5. 5. 5 CORONAVIRUS HAS GREATER IMPACT ON MINORITY COMMUNITIES THAT OTHERS: Henry Yates, Public Affairs Chair Recent information from the few states that compile coronavirus (known as COVID-19) data show that African Americans and Hispanics are dying at much higher rates from the disease than their white counterparts. It is generally recognized among health professionals that African American and Hispanic families and individuals suffer more from any general ailment that affects society as a whole. In the case of COVID-19, there is not adequate reporting of its impact on minority communities. This has led to resources for testing and treatment to not be targeted on the populations that are most impacted. In a few areas of the country, there is better reporting of the disease by race including Illinois, Louisiana, Michigan, and North Carolina. In each of these states data shows that blacks specifically are dying at a disproportionally higher rate than whites. New York City, currently the epicenter of the pandemic, has reported that Hispanics count for 34% of the COVID-19 deaths and represent 29% of the population while African Americans count for 28% of the deaths and make up 22% of the city’s population. Whites are 32% of New York’s residents, yet account for 27% of the deaths. In some parts of the south where reporting has occurred, deaths among minorities are even more skewed. In Louisiana for instance, a hard hit state where there have been almost 1,200 deaths, 70% were African American and 29% were white, while only 32% of the state’s population is African American. The Centers for Disease Control and Prevention published data on COVID-19 and race and ethnicity (see chart next page). The Congressional Black Caucus, Hispanic Caucus, and other leading political figures have called for states to release more racial data. U.S. Rep. Joaquin Castro, D-Texas, Chairman of the Hispanic Caucus said communities of color have long suffered because of health disparities, “but you can’t fix what you don’t measure.” It is documented that communities of color have long faced disparities in the health care system, in part because of discrimination, poor health and insufficient insurance coverage. “This (pandemic) exposes the structural deficits that we’ve all known about, but when you put an accelerant like coronavirus in the midst where African Americans are disparately impacted,” it demands solutions said Derrick Johnson, President of the national NAACP. TAKE THE SURVEY! Tabor 100 is conducting a survey to determine how you are doing and how it can help in these trying times. We want to tailor whatever assistance we provide to your needs. We intend to offer help to our members in every area of their business including providing access to grant and loan monies available at the federal, state and local levels as well as pointing them to opportunities that are still available even though we are “locked down” due to coronavirus. Your filling out the survey is critical during this unprecedented upheaval of business and personal life. We want to help any way we can. Please complete the short survey by going to the link below. https://bit.ly/3c6fI69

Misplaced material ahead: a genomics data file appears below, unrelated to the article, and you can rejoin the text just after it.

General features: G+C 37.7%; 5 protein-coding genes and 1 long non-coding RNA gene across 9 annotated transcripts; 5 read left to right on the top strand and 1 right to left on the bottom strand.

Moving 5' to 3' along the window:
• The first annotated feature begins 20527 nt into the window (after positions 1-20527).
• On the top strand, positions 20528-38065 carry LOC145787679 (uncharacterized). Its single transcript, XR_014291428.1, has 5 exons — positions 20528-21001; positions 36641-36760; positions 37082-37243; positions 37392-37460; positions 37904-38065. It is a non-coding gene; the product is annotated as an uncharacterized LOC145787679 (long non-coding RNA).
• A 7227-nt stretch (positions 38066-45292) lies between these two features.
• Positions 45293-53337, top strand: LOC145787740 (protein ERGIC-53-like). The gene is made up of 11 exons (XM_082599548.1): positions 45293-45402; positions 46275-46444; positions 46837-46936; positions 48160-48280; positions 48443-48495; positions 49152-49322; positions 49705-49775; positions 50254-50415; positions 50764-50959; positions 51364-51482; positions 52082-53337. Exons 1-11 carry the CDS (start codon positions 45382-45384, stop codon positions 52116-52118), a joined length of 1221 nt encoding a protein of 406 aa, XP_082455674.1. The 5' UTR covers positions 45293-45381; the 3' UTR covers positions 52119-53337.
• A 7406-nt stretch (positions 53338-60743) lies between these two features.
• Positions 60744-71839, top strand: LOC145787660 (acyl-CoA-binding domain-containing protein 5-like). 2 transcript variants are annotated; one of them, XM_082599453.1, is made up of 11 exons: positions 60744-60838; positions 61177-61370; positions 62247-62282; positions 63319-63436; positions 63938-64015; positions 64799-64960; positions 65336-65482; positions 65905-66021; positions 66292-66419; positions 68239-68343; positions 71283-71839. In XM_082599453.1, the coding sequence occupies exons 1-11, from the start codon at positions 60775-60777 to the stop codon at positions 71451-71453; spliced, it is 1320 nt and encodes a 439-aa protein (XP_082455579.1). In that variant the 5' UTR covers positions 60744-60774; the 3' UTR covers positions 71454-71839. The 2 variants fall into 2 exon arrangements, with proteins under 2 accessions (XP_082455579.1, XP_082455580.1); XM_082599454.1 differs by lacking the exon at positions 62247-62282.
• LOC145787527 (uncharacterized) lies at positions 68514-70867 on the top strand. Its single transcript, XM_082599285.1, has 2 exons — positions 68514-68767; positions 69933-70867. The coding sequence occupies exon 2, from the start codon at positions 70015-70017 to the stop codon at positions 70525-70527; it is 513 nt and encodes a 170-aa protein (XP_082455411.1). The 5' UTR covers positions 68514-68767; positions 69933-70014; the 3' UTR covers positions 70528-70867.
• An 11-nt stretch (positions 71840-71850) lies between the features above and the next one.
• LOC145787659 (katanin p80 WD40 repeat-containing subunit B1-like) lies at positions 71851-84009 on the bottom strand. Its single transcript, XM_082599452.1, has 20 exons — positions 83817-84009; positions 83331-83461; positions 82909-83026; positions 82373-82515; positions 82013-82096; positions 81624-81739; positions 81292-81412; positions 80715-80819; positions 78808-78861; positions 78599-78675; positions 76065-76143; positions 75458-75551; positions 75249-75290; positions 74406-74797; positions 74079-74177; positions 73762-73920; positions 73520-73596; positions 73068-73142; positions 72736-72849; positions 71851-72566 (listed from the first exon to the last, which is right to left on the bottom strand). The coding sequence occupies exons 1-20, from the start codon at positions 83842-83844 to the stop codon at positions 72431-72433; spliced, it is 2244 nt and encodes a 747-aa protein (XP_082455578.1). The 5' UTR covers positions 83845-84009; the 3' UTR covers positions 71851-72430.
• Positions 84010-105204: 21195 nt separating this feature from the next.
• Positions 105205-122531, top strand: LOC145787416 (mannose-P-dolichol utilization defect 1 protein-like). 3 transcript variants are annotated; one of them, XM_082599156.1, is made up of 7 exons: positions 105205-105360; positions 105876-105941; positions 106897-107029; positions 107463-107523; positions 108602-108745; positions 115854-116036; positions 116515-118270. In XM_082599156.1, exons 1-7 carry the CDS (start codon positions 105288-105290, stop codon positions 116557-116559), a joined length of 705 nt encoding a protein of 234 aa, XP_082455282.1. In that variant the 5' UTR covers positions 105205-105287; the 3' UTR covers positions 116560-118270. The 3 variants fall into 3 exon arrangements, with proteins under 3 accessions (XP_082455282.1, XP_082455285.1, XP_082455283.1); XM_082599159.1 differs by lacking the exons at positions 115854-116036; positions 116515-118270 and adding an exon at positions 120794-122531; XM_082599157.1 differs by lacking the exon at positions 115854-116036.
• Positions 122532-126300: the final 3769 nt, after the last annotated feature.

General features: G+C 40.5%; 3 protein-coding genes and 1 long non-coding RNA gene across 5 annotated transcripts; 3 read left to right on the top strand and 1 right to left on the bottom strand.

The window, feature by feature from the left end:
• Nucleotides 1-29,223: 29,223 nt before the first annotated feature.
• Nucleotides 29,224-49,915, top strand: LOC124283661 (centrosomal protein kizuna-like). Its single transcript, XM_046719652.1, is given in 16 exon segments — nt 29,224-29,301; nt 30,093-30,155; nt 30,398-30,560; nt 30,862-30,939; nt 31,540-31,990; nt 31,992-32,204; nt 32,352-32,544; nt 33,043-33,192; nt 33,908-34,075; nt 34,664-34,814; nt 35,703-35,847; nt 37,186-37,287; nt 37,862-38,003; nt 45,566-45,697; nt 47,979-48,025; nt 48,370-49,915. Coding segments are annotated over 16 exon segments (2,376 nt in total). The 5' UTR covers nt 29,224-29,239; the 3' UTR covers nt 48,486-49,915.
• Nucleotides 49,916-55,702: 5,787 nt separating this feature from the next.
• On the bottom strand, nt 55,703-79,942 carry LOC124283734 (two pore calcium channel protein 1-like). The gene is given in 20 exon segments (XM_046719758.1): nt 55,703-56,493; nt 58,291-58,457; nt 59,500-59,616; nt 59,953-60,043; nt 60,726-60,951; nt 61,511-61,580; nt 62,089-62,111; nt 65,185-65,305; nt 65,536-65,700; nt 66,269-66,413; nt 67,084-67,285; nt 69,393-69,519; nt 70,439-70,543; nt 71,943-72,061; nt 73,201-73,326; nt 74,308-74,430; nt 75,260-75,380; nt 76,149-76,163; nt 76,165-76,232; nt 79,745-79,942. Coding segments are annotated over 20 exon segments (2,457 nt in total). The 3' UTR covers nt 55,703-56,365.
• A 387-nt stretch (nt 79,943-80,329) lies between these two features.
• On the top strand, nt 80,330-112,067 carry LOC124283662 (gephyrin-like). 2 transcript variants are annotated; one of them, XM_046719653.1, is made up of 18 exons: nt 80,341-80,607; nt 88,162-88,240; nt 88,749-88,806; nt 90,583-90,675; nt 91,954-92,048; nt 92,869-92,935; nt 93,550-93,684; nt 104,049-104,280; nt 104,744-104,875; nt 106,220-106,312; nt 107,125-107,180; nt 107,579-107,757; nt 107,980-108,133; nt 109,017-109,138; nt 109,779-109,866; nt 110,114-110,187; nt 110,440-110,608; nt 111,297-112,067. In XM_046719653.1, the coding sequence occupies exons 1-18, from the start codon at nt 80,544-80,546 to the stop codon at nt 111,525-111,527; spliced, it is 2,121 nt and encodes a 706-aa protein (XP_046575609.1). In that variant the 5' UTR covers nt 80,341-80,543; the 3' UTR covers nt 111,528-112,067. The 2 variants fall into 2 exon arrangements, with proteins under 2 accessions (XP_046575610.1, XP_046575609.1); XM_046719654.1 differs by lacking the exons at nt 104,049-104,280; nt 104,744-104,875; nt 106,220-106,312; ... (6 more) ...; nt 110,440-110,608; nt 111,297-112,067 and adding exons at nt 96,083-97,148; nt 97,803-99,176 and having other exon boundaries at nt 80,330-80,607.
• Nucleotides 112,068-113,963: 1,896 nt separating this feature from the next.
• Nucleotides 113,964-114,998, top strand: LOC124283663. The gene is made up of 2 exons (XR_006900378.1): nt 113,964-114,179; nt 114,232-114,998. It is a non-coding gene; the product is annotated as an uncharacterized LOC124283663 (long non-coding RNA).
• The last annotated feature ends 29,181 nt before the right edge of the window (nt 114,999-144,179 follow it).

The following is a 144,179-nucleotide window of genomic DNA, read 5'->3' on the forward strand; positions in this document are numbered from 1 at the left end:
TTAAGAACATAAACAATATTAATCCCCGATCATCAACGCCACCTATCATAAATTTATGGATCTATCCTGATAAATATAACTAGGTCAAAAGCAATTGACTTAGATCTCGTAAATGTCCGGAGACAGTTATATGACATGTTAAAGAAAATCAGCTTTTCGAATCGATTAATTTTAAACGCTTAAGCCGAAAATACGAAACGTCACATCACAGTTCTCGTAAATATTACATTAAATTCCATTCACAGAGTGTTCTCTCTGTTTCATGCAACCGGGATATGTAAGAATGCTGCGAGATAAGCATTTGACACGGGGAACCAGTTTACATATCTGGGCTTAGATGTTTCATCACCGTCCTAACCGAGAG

6. 6. 6 DEMOGRAPHIC CHARACTERISTICS OF COVID-19 CASES IN THE UNITED STATES AS OF APRIL 15, 2020, AT 4PM ET (N=465,995)*
  7. 7. 7 AN OPEN LETTER TO OUR MEMBERS AND THE MINORITY COMMUNITY IN WASHINGTON STATE TABOR 100 BOARD OF DIRECTORS In its role as a central information hub for the minority business community, Tabor 100 is working to get needed information to our members and others to help them get through the Covid-19 crisis. We have done much of this on a volunteer basis, but our hope is that with funding on the horizon for doing this sort of work, we will capture some. On the other hand, we intend to use whatever resources we have to assist Tabor 100 members and others in the community. Tabor 100 has been in the forefront of the effort to promote and grow African American and other minority businesses since its founding in 1998. Some of the state’s most successful minority businesses got their start at Tabor 100. Our goal over the next 6-12 months is to ensure that legacy continues, and to support African American and other minority businesses to keep them viable. Tabor 100 is the current proving ground for the next generation of Washington state’s most successful minority businesses. Tabor 100 has adopted a three part “action plan” to address the pandemic for its members and other minorities in Washington state. Part 1 Provide as much information as possible about “shelter in place, appropriate health practices, origin of the pandemic, etc…. We ensure our members are kept up to date on business and school closures, new health directives and how and when to seek medical assistance. Tabor 100 is serving as a central outlet, compiling key facts and ensuring our members and others in the minority community get good information on the health aspects of the pandemic. Our website, newsletter and Facebook page will display as much information as possible. Part 2 We are getting as much information out as possible designed to assist African American and other minority businesses to stay in business. We are informing them of grant and loan opportunities at all levels of government. In addition, we are offering one-on-one assistance in applying for grants, loans, and accessing other programs available during the COVID 19 dilemma. We are providing our members and other minorities mechanisms to address employee retention, cash-flow management and places to go for relief of the burdens of running a business when you cannot operate (i.e. – rent and tax forgiveness programs). We disseminate information on practical ways to stay afloat during this period and, with a resident small business banking presence in our HUB facility, we can help our members and others in the minority community with “bridge loans”, federal payroll protection monies, and other financial products. Part 3 We emphasize steering our members and others in the minority community to opportunities that will aid them in pursuing and securing business during these difficult times. There are many government agencies operating and we are working to have their representatives, many who are Tabor 100 members, participate in video conferences in which they explain how their agency is handling its contracting and procurement tasks and how minority firms should engage with them. We intend to have many sessions with city (Seattle and others), county, state (various agencies) and federal agencies. In the sessions, these government entities will explain to our members and other minorities who will be invited, how their agencies are moving forward. We will work to find opportunities that exist even during the current situation.